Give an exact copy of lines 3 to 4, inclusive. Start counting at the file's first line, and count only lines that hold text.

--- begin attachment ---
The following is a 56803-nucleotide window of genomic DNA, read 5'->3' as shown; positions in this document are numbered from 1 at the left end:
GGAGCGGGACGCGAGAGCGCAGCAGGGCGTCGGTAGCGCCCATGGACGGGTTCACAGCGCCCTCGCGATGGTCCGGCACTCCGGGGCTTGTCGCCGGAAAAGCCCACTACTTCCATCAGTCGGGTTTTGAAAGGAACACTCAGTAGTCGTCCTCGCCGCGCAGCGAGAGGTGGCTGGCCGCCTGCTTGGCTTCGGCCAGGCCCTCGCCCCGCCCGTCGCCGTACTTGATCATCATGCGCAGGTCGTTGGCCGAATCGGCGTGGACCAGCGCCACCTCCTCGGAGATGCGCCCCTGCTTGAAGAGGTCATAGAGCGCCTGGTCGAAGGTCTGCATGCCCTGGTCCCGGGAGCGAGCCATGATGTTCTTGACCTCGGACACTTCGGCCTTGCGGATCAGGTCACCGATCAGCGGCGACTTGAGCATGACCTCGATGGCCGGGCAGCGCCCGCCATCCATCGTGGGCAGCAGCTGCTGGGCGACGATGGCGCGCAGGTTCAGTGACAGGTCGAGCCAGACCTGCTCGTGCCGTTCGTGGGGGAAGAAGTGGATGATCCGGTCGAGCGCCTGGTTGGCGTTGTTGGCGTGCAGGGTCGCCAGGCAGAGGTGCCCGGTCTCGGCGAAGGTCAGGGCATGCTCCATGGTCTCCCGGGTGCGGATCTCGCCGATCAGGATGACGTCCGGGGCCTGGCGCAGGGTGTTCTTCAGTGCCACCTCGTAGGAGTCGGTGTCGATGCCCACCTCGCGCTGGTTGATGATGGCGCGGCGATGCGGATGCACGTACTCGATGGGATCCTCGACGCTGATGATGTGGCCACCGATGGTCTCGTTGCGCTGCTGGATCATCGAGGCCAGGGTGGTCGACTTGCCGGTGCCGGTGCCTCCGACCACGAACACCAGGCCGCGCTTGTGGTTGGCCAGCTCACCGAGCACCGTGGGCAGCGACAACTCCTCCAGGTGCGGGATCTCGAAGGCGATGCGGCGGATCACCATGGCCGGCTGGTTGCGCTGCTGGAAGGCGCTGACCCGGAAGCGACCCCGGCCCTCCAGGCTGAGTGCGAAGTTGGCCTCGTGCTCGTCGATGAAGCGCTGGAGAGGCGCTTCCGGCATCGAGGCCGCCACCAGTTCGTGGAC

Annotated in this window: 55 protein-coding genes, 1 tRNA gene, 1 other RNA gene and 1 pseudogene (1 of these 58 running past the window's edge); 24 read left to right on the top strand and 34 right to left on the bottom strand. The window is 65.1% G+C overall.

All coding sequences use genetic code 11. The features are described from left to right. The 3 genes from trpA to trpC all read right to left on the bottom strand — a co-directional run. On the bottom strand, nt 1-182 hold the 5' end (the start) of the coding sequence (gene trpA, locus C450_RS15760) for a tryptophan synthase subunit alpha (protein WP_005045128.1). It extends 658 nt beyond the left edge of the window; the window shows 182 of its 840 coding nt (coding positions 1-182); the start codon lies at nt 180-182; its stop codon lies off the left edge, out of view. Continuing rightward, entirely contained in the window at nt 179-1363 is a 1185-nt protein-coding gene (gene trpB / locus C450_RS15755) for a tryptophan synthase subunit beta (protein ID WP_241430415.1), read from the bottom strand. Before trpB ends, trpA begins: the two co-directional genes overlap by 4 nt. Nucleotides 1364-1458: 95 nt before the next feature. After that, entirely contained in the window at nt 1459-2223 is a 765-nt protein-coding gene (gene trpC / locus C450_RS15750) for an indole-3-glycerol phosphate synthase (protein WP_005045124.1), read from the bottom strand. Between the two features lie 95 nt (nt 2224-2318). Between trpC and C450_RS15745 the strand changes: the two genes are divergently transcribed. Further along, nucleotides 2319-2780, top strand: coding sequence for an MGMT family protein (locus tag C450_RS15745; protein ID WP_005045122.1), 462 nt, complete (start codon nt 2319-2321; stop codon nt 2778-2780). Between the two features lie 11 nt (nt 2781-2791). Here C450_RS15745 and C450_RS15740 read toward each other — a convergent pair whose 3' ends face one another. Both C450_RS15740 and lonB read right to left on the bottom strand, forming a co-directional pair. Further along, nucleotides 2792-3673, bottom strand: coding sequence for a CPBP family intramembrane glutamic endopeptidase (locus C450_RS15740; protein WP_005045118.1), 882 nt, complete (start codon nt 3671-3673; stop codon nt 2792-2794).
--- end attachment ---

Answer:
Annotated in this window: 55 protein-coding genes, 1 tRNA gene, 1 other RNA gene and 1 pseudogene (1 of these 58 running past the window's edge); 24 read left to right on the top strand and 34 right to left on the bottom strand. The window is 65.1% G+C overall.

All coding sequences use genetic code 11. The features are described from left to right. The 3 genes from trpA to trpC all read right to left on the bottom strand — a co-directional run. On the bottom strand, nt 1-182 hold the 5' end (the start) of the coding sequence (gene trpA, locus C450_RS15760) for a tryptophan synthase subunit alpha (protein WP_005045128.1). It extends 658 nt beyond the left edge of the window; the window shows 182 of its 840 coding nt (coding positions 1-182); the start codon lies at nt 180-182; its stop codon lies off the left edge, out of view. Continuing rightward, entirely contained in the window at nt 179-1363 is a 1185-nt protein-coding gene (gene trpB / locus C450_RS15755) for a tryptophan synthase subunit beta (protein ID WP_241430415.1), read from the bottom strand. Before trpB ends, trpA begins: the two co-directional genes overlap by 4 nt. Nucleotides 1364-1458: 95 nt before the next feature. After that, entirely contained in the window at nt 1459-2223 is a 765-nt protein-coding gene (gene trpC / locus C450_RS15750) for an indole-3-glycerol phosphate synthase (protein WP_005045124.1), read from the bottom strand. Between the two features lie 95 nt (nt 2224-2318). Between trpC and C450_RS15745 the strand changes: the two genes are divergently transcribed. Further along, nucleotides 2319-2780, top strand: coding sequence for an MGMT family protein (locus tag C450_RS15745; protein ID WP_005045122.1), 462 nt, complete (start codon nt 2319-2321; stop codon nt 2778-2780). Between the two features lie 11 nt (nt 2781-2791). Here C450_RS15745 and C450_RS15740 read toward each other — a convergent pair whose 3' ends face one another. Both C450_RS15740 and lonB read right to left on the bottom strand, forming a co-directional pair. Further along, nucleotides 2792-3673, bottom strand: coding sequence for a CPBP family intramembrane glutamic endopeptidase (locus C450_RS15740; protein WP_005045118.1), 882 nt, complete (start codon nt 3671-3673; stop codon nt 2792-2794).